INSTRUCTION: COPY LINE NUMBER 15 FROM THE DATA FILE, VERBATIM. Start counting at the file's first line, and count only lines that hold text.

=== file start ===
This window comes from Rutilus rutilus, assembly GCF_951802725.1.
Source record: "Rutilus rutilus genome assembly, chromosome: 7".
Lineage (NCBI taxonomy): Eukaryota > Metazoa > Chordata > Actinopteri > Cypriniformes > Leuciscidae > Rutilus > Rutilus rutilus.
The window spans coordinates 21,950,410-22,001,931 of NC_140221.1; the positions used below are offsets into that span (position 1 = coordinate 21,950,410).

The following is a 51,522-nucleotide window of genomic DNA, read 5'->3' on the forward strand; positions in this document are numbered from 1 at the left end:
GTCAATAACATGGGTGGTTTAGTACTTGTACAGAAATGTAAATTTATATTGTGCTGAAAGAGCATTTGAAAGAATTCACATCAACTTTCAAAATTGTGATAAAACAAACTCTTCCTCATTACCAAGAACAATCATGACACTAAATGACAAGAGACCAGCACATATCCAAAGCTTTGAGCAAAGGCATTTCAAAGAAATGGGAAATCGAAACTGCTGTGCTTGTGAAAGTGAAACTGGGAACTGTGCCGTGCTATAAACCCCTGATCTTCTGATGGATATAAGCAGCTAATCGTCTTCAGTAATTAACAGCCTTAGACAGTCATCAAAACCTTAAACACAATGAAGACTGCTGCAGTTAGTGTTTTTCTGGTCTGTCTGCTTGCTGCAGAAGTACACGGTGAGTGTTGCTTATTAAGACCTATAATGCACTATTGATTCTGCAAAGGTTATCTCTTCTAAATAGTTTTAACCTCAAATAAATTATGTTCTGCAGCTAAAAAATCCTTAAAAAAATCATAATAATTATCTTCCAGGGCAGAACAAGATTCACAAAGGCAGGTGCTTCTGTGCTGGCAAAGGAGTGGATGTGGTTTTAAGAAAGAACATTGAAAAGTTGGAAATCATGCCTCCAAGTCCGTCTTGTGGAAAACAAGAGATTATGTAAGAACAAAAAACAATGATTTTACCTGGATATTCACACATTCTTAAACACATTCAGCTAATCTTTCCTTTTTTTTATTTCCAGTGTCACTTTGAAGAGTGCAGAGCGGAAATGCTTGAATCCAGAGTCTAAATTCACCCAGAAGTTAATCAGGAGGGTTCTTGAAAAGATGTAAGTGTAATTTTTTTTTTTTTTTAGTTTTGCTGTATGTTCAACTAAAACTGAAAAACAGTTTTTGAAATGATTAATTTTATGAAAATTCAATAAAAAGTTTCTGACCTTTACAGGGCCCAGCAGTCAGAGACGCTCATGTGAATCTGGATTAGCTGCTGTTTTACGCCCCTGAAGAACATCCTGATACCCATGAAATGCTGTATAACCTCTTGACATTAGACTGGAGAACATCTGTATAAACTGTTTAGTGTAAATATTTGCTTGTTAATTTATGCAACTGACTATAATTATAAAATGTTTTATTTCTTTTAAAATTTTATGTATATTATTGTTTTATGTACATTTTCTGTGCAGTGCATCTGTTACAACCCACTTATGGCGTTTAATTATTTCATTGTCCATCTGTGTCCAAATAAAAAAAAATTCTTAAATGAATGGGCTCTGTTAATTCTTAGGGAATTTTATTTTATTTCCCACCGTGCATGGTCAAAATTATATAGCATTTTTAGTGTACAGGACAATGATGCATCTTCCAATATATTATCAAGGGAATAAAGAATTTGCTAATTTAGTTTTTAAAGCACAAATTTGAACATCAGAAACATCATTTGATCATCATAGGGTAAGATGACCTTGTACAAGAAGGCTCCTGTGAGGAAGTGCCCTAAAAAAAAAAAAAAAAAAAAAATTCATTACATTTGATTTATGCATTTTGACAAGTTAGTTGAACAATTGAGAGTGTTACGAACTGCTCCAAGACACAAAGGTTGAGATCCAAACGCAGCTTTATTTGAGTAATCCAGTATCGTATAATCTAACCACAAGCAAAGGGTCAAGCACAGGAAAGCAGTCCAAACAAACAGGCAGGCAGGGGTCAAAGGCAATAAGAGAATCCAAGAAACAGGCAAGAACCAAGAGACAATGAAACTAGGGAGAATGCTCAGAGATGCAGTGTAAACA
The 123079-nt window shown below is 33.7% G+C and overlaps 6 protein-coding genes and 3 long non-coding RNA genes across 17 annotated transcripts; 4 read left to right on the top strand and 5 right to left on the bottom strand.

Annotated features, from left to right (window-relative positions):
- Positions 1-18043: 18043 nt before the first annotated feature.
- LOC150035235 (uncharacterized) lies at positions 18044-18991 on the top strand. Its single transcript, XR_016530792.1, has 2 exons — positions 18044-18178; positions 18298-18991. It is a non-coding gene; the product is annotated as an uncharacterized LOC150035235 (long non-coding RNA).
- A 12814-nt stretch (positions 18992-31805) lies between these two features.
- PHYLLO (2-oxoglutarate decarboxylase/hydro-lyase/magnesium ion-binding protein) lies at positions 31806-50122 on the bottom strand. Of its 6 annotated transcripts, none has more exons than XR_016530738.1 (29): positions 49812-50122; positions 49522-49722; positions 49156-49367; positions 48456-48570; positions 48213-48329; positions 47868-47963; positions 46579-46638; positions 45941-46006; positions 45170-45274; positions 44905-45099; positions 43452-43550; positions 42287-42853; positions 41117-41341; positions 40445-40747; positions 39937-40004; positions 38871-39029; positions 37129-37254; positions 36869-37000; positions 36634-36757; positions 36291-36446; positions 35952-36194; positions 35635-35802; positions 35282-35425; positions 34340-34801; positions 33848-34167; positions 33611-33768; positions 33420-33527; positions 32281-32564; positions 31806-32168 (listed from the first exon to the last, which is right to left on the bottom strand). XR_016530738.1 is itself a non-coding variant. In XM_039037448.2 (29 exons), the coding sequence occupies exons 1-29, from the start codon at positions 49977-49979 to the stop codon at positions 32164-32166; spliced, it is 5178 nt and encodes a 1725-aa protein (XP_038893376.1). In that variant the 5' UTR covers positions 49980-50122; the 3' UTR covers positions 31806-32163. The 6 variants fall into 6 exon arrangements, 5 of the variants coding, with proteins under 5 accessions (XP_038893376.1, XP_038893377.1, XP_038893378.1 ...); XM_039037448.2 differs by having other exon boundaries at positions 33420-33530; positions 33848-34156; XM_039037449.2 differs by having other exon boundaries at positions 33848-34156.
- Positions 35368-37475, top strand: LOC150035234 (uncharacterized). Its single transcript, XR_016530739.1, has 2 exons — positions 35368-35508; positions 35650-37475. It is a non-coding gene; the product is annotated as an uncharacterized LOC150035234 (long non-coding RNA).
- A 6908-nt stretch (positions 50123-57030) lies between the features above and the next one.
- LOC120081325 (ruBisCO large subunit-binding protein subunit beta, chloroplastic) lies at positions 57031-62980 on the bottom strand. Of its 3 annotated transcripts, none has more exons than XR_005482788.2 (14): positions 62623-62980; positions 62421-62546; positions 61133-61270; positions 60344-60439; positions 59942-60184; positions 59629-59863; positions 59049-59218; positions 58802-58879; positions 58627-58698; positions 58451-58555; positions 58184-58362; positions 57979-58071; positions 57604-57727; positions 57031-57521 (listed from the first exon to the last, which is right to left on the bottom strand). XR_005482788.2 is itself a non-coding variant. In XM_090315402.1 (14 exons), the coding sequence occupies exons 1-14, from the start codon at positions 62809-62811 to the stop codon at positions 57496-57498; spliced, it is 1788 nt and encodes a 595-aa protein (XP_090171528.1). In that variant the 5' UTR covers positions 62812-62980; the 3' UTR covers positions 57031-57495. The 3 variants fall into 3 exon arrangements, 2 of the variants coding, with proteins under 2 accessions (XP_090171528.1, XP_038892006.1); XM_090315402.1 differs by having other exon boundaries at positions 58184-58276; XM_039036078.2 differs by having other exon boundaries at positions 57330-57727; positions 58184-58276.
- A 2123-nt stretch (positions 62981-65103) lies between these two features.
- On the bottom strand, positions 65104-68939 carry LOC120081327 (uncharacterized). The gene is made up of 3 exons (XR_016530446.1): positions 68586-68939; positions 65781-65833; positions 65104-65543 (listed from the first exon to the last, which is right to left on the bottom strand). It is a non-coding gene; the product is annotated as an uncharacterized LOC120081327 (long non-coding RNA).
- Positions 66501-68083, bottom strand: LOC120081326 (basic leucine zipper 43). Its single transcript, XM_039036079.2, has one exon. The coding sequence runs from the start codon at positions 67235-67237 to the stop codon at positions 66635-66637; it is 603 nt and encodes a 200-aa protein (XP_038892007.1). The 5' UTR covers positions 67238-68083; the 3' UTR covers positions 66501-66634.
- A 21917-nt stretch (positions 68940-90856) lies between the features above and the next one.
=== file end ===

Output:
- LOC120081325 (ruBisCO large subunit-binding protein subunit beta, chloroplastic) lies at positions 57031-62980 on the bottom strand. Of its 3 annotated transcripts, none has more exons than XR_005482788.2 (14): positions 62623-62980; positions 62421-62546; positions 61133-61270; positions 60344-60439; positions 59942-60184; positions 59629-59863; positions 59049-59218; positions 58802-58879; positions 58627-58698; positions 58451-58555; positions 58184-58362; positions 57979-58071; positions 57604-57727; positions 57031-57521 (listed from the first exon to the last, which is right to left on the bottom strand). XR_005482788.2 is itself a non-coding variant. In XM_090315402.1 (14 exons), the coding sequence occupies exons 1-14, from the start codon at positions 62809-62811 to the stop codon at positions 57496-57498; spliced, it is 1788 nt and encodes a 595-aa protein (XP_090171528.1). In that variant the 5' UTR covers positions 62812-62980; the 3' UTR covers positions 57031-57495. The 3 variants fall into 3 exon arrangements, 2 of the variants coding, with proteins under 2 accessions (XP_090171528.1, XP_038892006.1); XM_090315402.1 differs by having other exon boundaries at positions 58184-58276; XM_039036078.2 differs by having other exon boundaries at positions 57330-57727; positions 58184-58276.